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A doctor's vocation comes to a close


Bob Schultz is looking forward to a summer at his farmhouse in upstate New York, walking his dog, peering into the heavens with a telescope and settling down with Sudoku puzzles.

"I haven't had a summer off since grade school," said Schultz, who turned 64 last month and is retiring in April as chief of the medical staff at the Kaiser Permanente Santa Rosa Medical Center.

Schultz's 30-year career as an obstetrician-gynecologist and administrator parallels Kaiser's growth from a clinic at Creekside Plaza in 1980 to a medical megacomplex that handles 141,000 patients at facilities in Santa Rosa, Rohnert Park and Petaluma, accounting for about 44 percent of the county's privately insured residents.

In addition, Kaiser treats 25,000 Sonoma County Medicare patients and 15,000 people enrolled in Medi-Cal and other public programs.

With 2,666 employees, Kaiser is also the largest private employer in Sonoma County.

His first morning at Kaiser's Creekside clinic, Schultz saw 23 patients, and said he was "thrilled to work hard" after a brief stint in private practice in Oregon.

Schultz went on to deliver about 2,500 babies, working an obstetrician's long and unpredictable hours. As physician-in-chief since 1995, overseeing 300 Kaiser doctors and 1,100 other health care workers, Schultz works 60- to 70-hour weeks.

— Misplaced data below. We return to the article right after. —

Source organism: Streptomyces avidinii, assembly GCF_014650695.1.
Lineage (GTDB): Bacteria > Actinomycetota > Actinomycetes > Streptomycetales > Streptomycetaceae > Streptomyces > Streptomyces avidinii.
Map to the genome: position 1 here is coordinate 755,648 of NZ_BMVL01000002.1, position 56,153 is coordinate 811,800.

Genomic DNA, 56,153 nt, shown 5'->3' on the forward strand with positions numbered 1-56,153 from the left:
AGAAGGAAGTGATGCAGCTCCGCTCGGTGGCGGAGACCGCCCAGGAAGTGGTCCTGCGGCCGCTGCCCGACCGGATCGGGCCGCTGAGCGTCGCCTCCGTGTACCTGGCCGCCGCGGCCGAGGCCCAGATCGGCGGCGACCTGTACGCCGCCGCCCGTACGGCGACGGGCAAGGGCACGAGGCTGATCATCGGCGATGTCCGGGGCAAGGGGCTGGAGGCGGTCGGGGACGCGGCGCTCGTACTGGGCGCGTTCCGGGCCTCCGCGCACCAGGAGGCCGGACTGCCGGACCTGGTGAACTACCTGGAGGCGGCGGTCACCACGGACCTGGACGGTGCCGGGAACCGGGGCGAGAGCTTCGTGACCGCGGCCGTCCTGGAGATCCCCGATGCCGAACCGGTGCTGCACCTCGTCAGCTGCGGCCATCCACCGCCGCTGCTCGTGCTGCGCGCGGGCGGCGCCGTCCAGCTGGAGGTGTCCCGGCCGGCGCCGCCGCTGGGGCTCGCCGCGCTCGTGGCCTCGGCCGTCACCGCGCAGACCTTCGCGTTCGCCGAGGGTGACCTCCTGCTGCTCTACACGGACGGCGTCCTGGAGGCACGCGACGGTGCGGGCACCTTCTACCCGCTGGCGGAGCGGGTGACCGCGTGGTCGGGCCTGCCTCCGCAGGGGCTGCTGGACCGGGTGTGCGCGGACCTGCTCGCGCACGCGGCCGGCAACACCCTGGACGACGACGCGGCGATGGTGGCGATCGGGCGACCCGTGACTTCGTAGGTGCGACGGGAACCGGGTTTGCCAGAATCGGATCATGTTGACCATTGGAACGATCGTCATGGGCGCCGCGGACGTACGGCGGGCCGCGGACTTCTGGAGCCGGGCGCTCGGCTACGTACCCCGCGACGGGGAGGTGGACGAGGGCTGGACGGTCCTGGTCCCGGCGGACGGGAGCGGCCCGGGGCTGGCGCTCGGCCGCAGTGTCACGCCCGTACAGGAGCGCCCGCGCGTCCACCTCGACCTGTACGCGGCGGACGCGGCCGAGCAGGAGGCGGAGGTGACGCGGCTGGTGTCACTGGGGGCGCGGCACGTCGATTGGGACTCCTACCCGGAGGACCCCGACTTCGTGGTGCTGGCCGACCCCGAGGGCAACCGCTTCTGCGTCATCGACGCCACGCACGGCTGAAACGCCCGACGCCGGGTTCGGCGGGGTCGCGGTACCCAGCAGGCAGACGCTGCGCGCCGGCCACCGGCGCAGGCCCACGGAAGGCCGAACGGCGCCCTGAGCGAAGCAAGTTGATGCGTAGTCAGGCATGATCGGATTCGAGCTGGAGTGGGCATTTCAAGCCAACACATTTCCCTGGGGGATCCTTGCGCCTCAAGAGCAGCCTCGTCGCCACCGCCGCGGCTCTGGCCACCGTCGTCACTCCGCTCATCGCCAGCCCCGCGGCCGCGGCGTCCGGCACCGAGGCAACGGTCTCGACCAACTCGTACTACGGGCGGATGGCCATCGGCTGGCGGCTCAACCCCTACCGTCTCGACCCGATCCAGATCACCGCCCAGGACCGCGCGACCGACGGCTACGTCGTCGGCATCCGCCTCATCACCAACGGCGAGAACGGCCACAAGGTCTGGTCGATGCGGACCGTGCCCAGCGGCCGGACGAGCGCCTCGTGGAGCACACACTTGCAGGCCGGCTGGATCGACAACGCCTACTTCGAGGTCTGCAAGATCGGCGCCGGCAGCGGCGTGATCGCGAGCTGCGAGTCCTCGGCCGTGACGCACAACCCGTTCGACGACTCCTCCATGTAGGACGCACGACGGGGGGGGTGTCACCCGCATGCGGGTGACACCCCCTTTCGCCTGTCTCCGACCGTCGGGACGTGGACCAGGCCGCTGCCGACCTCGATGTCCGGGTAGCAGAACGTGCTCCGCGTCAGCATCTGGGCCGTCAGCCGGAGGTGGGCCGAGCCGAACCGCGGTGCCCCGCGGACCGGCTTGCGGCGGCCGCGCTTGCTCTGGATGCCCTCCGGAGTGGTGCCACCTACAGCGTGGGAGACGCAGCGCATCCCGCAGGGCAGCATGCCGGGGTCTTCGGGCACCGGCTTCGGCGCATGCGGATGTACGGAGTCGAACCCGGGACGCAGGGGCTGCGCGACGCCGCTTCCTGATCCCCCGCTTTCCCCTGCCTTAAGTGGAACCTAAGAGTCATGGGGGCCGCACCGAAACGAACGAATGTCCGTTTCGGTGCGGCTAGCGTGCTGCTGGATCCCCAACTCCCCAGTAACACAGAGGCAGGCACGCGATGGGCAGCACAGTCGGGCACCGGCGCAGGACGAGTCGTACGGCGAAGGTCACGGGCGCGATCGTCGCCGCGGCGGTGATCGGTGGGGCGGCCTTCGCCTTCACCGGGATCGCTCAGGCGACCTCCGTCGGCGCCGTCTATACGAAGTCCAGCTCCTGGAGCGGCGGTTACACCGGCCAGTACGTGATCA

He's a bachelor half the year, as Priscilla, his wife of 42 years, lives on the 30-acre upstate New York farm from May to October.

That's all going to change, as Schultz, a slender man with gray hair and beard, is leaving Kaiser eight months before hitting mandatory retirement age of 65. He'll be with Priscilla and Butte, his black Labrador "walking buddy," in the countryside near the Berkshire Mountains when the fall colors — Schultz's favorite sight on Earth — explode in October.

He worked in his father's butcher shop as a teenager, as a park ranger while attending Santa Clara University and as an electrical engineer for Raytheon in Massachusetts before finding his calling. He enrolled in UC Berkeley's public health graduate program in 1970, and then switched to medical school at UC Davis and finished there in 1976.

His stint in private practice in Lebanon, Ore., lasted just six months as sawmill shutdowns crushed the local economy, forcing Schultz to close his obstetrics office. A medical school classmate invited him to join Kaiser in Santa Rosa, and Schultz found his place, or, as he said, "You come for a job that turns into a career."

Greg Rosa, a Sebastopol family practice physician, said that Schultz is as responsible as anyone for Kaiser's success in Sonoma County.

"He has produced one of the crown jewels of health care in Northern California," said Rosa, who opened the Occidental Area Health Center in 1976 and is now medical director at the Palm Drive Medical Center.

Schultz is known for an "informed, calm, deliberate" management style, said Rosa, a classmate of Schultz at Santa Clara University.

Leonard Klay, a Santa Rosa obstetrician-gynecologist since 1971, said Schultz is a "very conscientious physician" who "always had good rapport with his patients."

Both doctors delivered babies at the old Community Hospital before Kaiser built its own facilities here.

Schultz, who has an "easy disposition," Klay said, was "always open to listen to other people's viewpoints."

Klay credited Schultz with getting Kaiser doctors involved in the Sonoma County Medical Association and in establishing treatment for uninsured children at Kaiser.